MAJ Dan Fall, collective training officer for the Georgia Army National Guard’s Joint Force Headquarters, agreed on the importance of the exercise that represents one of the most complex training initiatives conducted between the State of Georgia and the country of Georgia in the history of their 24-year partnership.
“I’ve been helping the Georgia Army National Guard coordinate these deployment training activities for seven years now,” he acknowledged. “For my part, at a personal level, I think that [Noble Partner] is some of the most realistic and critically important training in which a National Guard Soldier can participate.”
The air assault during the opening ceremony was a hint of what was to take place over the following few days. As part of one of the many training simulations during Noble Partner, Alpha Company, 1st Battalion, 171st Aviation Regiment, Georgia Army National Guard, participated in a troop-insertion exercise with Georgian Special Operations Forces at the Vaziani Training Area.
“We had a great training scenario with the host nation of Georgia. We operated with Georgian Special Forces to conduct an infiltration and exfiltration of a high-value target,” said CW3 Joseph J. McNamara, UH-60 pilot for Georgia’s 171st Aviation Regiment.
Before their deployment overseas, MAJ Fall spoke about the scenarios in which the 171st would be participating.
“They will be [participating in the] air assault operations, aerial gunnery live fire and supporting ground live-fire exercises,” he noted.
COL Fournier commented on how the intensity of live-fire exercises has a tendency to enhance the Soldiers’ focus.
“I would say once you put live fire in there, it takes it up a notch as far as readiness and preparation,” he said. “It gives Soldiers more confidence in what they are doing. Just being overseas training with foreign armies – doing an air assault with the Georgian Special Forces – also boosts confidence levels. The terrain is different, the temperature is a little different over there – it all gives a different experience, a different environment. So it [works to boost] your skill and confidence in your skills.”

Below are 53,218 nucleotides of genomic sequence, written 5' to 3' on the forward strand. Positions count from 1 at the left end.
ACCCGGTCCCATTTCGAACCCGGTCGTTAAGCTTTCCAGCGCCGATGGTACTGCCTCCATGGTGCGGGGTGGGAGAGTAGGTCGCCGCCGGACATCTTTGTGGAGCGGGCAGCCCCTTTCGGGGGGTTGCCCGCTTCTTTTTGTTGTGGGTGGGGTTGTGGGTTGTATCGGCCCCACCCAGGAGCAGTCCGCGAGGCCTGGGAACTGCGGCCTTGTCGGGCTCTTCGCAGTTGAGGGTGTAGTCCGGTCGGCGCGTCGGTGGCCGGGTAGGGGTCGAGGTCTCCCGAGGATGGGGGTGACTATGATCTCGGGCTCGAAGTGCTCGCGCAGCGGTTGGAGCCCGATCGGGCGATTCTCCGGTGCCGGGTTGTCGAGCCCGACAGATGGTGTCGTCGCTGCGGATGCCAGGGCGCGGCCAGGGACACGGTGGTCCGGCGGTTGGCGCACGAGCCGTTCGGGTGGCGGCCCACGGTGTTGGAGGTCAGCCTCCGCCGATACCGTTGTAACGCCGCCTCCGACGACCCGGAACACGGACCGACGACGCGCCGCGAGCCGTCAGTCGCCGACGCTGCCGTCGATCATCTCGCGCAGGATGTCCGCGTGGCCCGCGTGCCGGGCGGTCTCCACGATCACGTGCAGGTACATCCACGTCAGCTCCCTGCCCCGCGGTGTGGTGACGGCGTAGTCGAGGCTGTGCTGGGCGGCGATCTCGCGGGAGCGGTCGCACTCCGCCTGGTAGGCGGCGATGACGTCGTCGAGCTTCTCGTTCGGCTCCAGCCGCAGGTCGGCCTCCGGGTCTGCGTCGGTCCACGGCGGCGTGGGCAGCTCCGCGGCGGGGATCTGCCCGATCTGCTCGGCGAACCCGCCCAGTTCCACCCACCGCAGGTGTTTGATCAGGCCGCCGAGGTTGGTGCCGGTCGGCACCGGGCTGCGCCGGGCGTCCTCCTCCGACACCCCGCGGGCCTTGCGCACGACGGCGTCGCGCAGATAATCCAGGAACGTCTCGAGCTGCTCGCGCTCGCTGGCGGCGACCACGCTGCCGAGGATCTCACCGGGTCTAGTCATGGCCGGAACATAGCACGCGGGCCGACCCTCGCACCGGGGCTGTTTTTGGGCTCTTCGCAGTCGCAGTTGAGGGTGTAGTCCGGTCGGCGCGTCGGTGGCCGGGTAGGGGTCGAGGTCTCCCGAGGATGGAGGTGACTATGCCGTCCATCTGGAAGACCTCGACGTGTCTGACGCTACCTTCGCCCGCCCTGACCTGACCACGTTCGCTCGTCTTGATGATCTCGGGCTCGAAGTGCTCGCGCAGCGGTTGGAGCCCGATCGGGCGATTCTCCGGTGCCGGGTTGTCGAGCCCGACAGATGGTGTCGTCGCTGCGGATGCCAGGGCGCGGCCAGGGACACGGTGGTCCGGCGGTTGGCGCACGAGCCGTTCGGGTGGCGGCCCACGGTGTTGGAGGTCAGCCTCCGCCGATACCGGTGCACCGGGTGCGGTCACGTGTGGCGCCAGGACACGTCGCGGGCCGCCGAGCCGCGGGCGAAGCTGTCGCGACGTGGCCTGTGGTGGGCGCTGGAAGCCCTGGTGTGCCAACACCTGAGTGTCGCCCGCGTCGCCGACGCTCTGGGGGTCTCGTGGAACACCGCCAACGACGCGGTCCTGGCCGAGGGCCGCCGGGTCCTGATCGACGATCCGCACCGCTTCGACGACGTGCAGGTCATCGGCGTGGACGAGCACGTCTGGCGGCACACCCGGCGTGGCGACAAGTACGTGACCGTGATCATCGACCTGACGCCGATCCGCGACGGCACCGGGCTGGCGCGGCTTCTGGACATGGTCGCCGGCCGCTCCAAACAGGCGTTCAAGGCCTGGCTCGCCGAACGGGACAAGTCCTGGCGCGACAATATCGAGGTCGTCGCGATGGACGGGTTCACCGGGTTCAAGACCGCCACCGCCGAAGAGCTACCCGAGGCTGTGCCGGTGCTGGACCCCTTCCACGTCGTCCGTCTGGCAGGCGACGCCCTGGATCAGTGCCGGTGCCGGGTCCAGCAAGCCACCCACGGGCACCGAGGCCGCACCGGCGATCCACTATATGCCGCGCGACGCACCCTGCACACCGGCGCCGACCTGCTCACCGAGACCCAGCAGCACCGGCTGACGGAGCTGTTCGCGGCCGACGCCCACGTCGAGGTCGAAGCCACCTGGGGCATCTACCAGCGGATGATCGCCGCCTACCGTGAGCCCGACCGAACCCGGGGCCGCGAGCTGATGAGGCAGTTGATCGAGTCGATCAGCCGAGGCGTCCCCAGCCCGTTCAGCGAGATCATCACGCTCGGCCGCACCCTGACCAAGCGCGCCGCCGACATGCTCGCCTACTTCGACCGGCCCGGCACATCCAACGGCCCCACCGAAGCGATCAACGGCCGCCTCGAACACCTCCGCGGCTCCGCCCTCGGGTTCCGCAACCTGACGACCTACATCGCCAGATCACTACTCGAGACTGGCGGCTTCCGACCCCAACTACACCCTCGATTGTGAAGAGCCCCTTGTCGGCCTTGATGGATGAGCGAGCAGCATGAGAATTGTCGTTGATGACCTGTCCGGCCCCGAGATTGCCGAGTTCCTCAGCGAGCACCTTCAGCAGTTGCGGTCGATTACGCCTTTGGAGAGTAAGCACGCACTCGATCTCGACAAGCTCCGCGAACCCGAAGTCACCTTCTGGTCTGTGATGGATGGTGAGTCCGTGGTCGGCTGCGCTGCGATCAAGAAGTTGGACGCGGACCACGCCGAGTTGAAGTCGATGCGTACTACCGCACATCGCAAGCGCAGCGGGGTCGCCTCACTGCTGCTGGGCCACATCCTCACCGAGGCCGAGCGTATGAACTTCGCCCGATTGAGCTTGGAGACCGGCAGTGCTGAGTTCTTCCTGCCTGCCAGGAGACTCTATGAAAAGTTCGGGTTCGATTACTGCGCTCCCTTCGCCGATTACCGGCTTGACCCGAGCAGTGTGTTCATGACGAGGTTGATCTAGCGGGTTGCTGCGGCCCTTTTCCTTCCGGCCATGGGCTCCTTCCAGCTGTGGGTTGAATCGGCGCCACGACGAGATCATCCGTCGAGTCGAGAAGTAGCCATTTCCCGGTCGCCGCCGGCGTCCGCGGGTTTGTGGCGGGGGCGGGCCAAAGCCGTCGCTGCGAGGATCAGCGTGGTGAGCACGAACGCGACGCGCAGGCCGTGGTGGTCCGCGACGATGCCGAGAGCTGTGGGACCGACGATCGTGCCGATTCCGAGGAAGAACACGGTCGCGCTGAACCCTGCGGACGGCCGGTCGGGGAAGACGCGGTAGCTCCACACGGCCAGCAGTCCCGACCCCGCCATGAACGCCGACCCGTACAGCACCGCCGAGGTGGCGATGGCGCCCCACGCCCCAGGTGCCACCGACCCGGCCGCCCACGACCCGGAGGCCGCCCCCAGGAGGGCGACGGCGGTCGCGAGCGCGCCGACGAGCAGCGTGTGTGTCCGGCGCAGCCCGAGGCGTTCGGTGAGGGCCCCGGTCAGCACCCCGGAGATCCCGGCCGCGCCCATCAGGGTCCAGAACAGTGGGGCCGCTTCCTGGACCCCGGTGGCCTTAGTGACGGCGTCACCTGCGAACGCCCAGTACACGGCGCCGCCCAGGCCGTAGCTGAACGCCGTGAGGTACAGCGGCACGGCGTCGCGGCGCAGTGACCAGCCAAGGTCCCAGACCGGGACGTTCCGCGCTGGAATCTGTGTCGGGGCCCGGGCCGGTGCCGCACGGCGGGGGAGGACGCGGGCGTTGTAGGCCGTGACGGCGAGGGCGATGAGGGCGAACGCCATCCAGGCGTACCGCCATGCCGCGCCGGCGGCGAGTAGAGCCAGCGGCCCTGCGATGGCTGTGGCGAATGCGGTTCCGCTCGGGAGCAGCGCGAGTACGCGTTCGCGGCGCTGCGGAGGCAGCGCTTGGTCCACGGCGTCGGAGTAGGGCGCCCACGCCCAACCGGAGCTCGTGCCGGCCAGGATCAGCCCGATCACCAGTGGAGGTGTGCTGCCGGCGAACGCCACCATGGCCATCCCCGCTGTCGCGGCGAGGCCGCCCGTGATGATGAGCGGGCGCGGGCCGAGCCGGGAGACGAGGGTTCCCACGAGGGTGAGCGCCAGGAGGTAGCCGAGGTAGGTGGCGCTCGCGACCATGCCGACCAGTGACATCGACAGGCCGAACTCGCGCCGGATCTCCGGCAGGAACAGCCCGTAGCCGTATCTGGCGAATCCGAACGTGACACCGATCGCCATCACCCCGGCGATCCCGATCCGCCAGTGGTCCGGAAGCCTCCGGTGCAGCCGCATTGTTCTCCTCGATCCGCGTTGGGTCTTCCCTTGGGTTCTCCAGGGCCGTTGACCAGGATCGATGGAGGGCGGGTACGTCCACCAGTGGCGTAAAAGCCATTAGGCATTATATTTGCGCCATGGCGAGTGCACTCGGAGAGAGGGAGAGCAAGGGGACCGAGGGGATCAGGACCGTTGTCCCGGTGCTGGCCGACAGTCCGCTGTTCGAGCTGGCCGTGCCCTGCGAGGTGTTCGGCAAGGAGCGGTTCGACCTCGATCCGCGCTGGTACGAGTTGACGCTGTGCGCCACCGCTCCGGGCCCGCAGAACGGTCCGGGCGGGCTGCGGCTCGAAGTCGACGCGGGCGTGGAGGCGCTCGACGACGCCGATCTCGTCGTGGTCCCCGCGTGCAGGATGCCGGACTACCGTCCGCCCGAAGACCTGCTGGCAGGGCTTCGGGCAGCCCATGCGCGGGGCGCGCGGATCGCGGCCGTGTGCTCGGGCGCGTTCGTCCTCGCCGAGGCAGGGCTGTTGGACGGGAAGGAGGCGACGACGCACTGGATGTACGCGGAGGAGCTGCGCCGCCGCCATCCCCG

For the Soldiers, Noble Partner was not only an opportunity for field training, but also to exchange ideas, build relationships and experience a different culture.
SGT James Anderson is a signal support specialist and was the 1-171st Communications Section team leader during the exercise.
“My goal was to ensure that the battalion, including the helicopter [crews], had communication both internally and with the other forces,” SGT Anderson said. “I [had the opportunity to] talk shop a lot with the British on how they used their equipment and the type of equipment they had.”
COL Fournier spoke to the importance of understanding the differing cultures present at a joint event like Noble Partner, noting what he would like to see Soldiers take away from the event.
“I’d want them to hopefully get the impression that these other nations are working with very professional armies,” he said. “I’d like them to understand how we work together with other nations. And hopefully, they will have a good time training over there, as I have done in the past.”
COL Fournier has been to the country of Georgia three times previous to Noble Partner 18. In 2016, he was the deputy director for that year’s Noble Partner exercise, he said.
“My first time there, I went for four months back in 2007 as part of what was called GSSOP [Georgia Sustainment Stability Operations Program]. I assisted in training a [Georgian] brigade to go to Iraq.”
COL Fournier went on to note that back then, when he had time off on weekends, he would go down to the local town to try the food, get to know the people and see the Georgian sights. He said it was a great experience and that he admires the culture, which has a history that dates back not decades or centuries, but millennia.
By the closing of the exercise, the 190 participating Georgia National Guard Soldiers had gained valuable training, built interoperability with partnering forces and strengthened their relationship with their SPP counterparts. By all accounts, the mission was deemed a success.
“These tasks were not easy,” said BG Reginald Neal, director of the Joint Staff for the Georgia National Guard, as he addressed a formation of soldiers during Noble Partner 18’s closing ceremony. “But due to your perseverance and ability to work together through daily challenges, this exercise has been a tremendous success.”
BY STAFF WRITER Matthew Liptak